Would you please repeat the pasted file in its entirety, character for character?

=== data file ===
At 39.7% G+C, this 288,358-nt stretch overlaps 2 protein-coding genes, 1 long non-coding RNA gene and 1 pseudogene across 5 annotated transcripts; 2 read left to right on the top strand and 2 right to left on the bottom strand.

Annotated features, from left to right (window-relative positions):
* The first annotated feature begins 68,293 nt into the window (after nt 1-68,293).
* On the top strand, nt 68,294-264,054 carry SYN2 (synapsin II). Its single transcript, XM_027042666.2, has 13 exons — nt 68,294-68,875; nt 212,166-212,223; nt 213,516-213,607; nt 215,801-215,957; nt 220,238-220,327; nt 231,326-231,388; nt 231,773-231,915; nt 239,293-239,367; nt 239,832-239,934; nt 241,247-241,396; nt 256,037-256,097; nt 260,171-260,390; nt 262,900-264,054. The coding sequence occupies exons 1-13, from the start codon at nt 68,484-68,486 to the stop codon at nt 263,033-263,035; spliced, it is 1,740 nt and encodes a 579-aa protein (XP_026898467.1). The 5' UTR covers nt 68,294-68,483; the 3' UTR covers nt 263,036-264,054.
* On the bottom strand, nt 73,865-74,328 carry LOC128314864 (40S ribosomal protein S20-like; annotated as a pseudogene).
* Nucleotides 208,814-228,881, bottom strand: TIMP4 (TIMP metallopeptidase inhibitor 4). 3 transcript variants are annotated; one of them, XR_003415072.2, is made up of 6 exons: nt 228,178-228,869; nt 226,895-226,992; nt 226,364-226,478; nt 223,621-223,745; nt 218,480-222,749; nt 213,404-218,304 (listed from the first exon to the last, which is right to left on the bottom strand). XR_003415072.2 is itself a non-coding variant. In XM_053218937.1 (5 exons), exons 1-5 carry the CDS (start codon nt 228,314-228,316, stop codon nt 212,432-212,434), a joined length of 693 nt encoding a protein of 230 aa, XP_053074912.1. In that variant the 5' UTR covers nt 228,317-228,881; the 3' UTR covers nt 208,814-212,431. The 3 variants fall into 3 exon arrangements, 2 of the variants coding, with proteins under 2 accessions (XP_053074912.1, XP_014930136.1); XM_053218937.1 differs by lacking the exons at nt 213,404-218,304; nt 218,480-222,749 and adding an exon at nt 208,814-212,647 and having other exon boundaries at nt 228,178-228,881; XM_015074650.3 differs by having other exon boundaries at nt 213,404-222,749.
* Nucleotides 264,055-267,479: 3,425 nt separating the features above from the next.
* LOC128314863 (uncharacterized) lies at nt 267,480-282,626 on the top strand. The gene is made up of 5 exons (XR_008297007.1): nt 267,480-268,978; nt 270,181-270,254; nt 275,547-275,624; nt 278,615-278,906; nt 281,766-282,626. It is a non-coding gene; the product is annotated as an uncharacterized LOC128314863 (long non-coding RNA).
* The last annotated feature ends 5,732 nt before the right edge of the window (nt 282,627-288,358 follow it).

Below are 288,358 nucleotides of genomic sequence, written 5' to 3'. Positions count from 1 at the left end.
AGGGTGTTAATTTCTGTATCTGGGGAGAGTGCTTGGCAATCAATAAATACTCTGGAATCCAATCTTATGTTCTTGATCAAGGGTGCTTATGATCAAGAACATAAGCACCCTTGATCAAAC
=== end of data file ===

At 39.7% G+C, this 288,358-nt stretch overlaps 2 protein-coding genes, 1 long non-coding RNA gene and 1 pseudogene across 5 annotated transcripts; 2 read left to right on the top strand and 2 right to left on the bottom strand.

Annotated features, from left to right (window-relative positions):
* The first annotated feature begins 68,293 nt into the window (after nt 1-68,293).
* On the top strand, nt 68,294-264,054 carry SYN2 (synapsin II). Its single transcript, XM_027042666.2, has 13 exons — nt 68,294-68,875; nt 212,166-212,223; nt 213,516-213,607; nt 215,801-215,957; nt 220,238-220,327; nt 231,326-231,388; nt 231,773-231,915; nt 239,293-239,367; nt 239,832-239,934; nt 241,247-241,396; nt 256,037-256,097; nt 260,171-260,390; nt 262,900-264,054. The coding sequence occupies exons 1-13, from the start codon at nt 68,484-68,486 to the stop codon at nt 263,033-263,035; spliced, it is 1,740 nt and encodes a 579-aa protein (XP_026898467.1). The 5' UTR covers nt 68,294-68,483; the 3' UTR covers nt 263,036-264,054.
* On the bottom strand, nt 73,865-74,328 carry LOC128314864 (40S ribosomal protein S20-like; annotated as a pseudogene).
* Nucleotides 208,814-228,881, bottom strand: TIMP4 (TIMP metallopeptidase inhibitor 4). 3 transcript variants are annotated; one of them, XR_003415072.2, is made up of 6 exons: nt 228,178-228,869; nt 226,895-226,992; nt 226,364-226,478; nt 223,621-223,745; nt 218,480-222,749; nt 213,404-218,304 (listed from the first exon to the last, which is right to left on the bottom strand). XR_003415072.2 is itself a non-coding variant. In XM_053218937.1 (5 exons), exons 1-5 carry the CDS (start codon nt 228,314-228,316, stop codon nt 212,432-212,434), a joined length of 693 nt encoding a protein of 230 aa, XP_053074912.1. In that variant the 5' UTR covers nt 228,317-228,881; the 3' UTR covers nt 208,814-212,431. The 3 variants fall into 3 exon arrangements, 2 of the variants coding, with proteins under 2 accessions (XP_053074912.1, XP_014930136.1); XM_053218937.1 differs by lacking the exons at nt 213,404-218,304; nt 218,480-222,749 and adding an exon at nt 208,814-212,647 and having other exon boundaries at nt 228,178-228,881; XM_015074650.3 differs by having other exon boundaries at nt 213,404-222,749.
* Nucleotides 264,055-267,479: 3,425 nt separating the features above from the next.
* LOC128314863 (uncharacterized) lies at nt 267,480-282,626 on the top strand. The gene is made up of 5 exons (XR_008297007.1): nt 267,480-268,978; nt 270,181-270,254; nt 275,547-275,624; nt 278,615-278,906; nt 281,766-282,626. It is a non-coding gene; the product is annotated as an uncharacterized LOC128314863 (long non-coding RNA).
* The last annotated feature ends 5,732 nt before the right edge of the window (nt 282,627-288,358 follow it).

Below are 288,358 nucleotides of genomic sequence, written 5' to 3'. Positions count from 1 at the left end.
AGGGTGTTAATTTCTGTATCTGGGGAGAGTGCTTGGCAATCAATAAATACTCTGGAATCCAATCTTATGTTCTTGATCAAGGGTGCTTATGATCAAGAACATAAGCACCCTTGATCAAAC